04/07/2014 04:03 pm ET Updated Dec 06, 2017

Mindful Friends

Fate is being kind to me. Fate doesn't want me to be too famous too young.

Duke Ellington

I was meeting an old friend who I had not seen in many years and I was looking forward to catching up with her over a long dinner. I arrived at her house in Beverly Hills in my Honda Civic and since I had been driving all day (as one does here in Los Angeles), we decided to take her car. She clicked the door opener as we headed towards her garage and I looked in to see a pristine silver convertible Bentley.


"Get in!" she said with a tremendously whitened smile.

I demurred. The car was a $200,000 artwork and I could only imagine that I had sat in gum at some point during the day and was going to stain her beautiful automobile.

"I drive a car," I heard myself say. "This is an AUTOMOBILE!."

"Get in, silly!" she repeated

I slipped in and we were off to dinner at a swanky restaurant that I had never heard of. The automobile was a stunning masterpiece of design that seemed to gently hover down the streets. The engine sounded like a cat purring and what I was feeling could only be described as intense case of car envy. I felt like a failure driving around a piddly Honda that could have easily fit in my friend's glove compartment.

But by her first glass of Chardonnay, I learned that my friend's home was underwater to the tune of millions of dollars. But that wasn't the really bad news. By the second glass of Chardonnay I learned that she had hacked into her husband's email account (as one does here in Los Angeles) and found out that he had fallen in love with his dominatrix. Tough to explain to the six and eight year-old boys. So now dad was living in a one-bedroom apartment in Echo Park with Miz Whipmebeatme, and mom lived with the boys in the foreclosure (with no nannies! Egads!), and they could not afford to get divorced because then they would end up even more broke than they already were behind the smoke and mirrors.

"The market will come back," she said with dread of being buried in a pauper's grave as she motioned to the waiter for more of Napa Valley's finest.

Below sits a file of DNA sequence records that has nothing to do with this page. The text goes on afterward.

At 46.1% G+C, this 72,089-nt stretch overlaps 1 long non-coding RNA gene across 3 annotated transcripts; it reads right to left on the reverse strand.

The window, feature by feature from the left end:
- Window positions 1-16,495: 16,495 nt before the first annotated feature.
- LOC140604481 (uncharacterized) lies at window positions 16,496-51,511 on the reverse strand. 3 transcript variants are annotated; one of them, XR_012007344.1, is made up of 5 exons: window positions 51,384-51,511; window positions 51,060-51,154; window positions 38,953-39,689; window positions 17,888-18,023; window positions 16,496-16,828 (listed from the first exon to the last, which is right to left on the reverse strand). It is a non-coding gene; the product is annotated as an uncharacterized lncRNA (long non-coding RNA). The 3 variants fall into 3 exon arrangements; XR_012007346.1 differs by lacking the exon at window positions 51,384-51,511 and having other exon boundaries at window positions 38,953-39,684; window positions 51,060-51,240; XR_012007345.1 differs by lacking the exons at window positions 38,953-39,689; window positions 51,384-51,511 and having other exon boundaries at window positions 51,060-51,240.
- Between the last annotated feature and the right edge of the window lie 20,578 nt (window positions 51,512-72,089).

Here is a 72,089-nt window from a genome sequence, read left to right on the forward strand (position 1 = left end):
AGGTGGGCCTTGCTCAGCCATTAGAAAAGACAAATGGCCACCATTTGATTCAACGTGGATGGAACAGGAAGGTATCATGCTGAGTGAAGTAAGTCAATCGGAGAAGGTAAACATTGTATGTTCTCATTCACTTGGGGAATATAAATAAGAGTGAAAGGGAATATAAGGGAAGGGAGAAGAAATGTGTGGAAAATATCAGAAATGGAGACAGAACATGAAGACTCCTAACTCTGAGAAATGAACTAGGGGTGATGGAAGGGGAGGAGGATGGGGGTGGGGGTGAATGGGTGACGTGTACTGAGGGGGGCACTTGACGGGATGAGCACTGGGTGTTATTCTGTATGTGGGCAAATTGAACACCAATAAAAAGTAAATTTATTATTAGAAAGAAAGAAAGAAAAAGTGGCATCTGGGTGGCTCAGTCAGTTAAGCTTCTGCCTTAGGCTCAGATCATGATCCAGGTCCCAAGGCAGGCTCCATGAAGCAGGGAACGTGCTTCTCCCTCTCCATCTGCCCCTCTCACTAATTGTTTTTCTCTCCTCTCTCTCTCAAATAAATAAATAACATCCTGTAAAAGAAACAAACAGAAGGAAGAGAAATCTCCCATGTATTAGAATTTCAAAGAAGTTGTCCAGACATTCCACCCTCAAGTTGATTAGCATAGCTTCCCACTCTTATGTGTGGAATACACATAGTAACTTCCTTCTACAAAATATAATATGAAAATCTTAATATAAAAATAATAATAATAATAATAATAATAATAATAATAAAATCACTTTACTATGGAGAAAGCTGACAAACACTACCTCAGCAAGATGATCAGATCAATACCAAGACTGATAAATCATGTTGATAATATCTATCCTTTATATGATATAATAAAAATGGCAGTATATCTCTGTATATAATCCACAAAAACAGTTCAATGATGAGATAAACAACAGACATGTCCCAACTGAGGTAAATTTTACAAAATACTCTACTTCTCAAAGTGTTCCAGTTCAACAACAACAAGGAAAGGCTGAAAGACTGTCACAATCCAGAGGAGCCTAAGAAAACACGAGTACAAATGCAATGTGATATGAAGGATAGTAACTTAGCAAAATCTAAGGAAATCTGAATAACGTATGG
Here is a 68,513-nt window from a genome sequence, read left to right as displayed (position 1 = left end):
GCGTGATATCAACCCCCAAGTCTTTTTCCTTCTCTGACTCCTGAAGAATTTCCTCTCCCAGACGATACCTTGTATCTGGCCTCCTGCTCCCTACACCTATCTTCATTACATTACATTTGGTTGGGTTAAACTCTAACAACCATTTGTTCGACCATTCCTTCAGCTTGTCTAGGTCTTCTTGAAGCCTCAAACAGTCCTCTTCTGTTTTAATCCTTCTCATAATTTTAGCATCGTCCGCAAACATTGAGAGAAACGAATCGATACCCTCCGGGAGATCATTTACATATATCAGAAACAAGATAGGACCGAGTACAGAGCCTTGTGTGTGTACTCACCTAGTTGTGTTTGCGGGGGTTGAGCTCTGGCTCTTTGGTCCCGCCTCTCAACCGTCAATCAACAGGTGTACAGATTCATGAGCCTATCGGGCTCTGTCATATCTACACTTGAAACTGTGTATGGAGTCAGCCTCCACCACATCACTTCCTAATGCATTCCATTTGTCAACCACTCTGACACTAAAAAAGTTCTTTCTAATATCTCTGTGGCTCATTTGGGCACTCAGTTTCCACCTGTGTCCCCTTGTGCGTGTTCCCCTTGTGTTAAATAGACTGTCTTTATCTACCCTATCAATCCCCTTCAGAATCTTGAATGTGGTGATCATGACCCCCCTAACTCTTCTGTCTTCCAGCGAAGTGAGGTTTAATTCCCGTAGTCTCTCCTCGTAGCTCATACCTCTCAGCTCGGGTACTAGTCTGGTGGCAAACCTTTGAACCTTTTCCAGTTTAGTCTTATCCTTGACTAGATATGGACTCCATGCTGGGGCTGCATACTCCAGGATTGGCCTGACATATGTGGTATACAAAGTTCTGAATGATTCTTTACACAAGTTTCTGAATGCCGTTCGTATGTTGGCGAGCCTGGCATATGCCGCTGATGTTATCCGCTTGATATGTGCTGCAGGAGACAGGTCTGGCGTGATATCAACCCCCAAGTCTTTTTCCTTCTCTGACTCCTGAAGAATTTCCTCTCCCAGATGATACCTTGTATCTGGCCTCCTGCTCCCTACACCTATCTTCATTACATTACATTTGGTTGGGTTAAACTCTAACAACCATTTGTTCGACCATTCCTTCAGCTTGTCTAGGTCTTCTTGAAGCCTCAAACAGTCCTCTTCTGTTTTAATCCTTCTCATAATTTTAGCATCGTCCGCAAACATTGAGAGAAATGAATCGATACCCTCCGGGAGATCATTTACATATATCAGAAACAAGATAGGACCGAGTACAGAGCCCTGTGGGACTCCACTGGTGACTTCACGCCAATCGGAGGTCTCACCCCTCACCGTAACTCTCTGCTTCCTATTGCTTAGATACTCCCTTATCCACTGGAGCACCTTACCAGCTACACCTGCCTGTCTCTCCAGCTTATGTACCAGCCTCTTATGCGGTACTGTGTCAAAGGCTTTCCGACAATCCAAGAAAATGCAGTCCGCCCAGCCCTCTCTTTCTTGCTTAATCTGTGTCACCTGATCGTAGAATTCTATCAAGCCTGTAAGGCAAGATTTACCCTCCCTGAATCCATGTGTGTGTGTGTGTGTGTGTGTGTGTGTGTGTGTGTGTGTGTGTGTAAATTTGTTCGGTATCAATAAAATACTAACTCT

When I had slid into the Bentley my mind told me that riding in it would make me feel as if I were leading the glamorous life. And it did! I felt excessively glamourous and virile for those fifteen minutes!

But what my mind did not tell me was that a $200,000 automobile was a meager consolation prize for a broken family, emotionally scarred children, an imminent messy divorce, and a probable bankruptcy. The glamourous sheen seemed to wear off fairly rapidly.

So here is possibly a more interesting way of reframing life so that we can show up authentically for every moment and experience: imagine that we will experience 10,000 joys and 10,000 sorrows while visiting planet earth. Unfortunately our minds were built to attempt to cling to the joys and avert the sorrows - maximize pleasure and minimize pain. But anyway you slice it there will be 10,000 and 10,000. Nothing we can do will tip the scales to 10,001 and 9,999.

It is not the 10,000 joys and 10,000 sorrows that are distressing. It is our futile, disappointing, and ultimately fruitless CLINGING and AVERSION that causes stress and suffering.

Learning to authentically accept each experience moment by moment is the antidote.

So we must try to avoid coveting our friends because we don't know the 10,000 sorrows they will traverse to arrive at their 10,000 joys.

Our lives are our lives and their lives are theirs. Our paths are our paths and their paths are their paths. Desiring anything to be different from the way it is causes suffering.

These are Mindful Friends.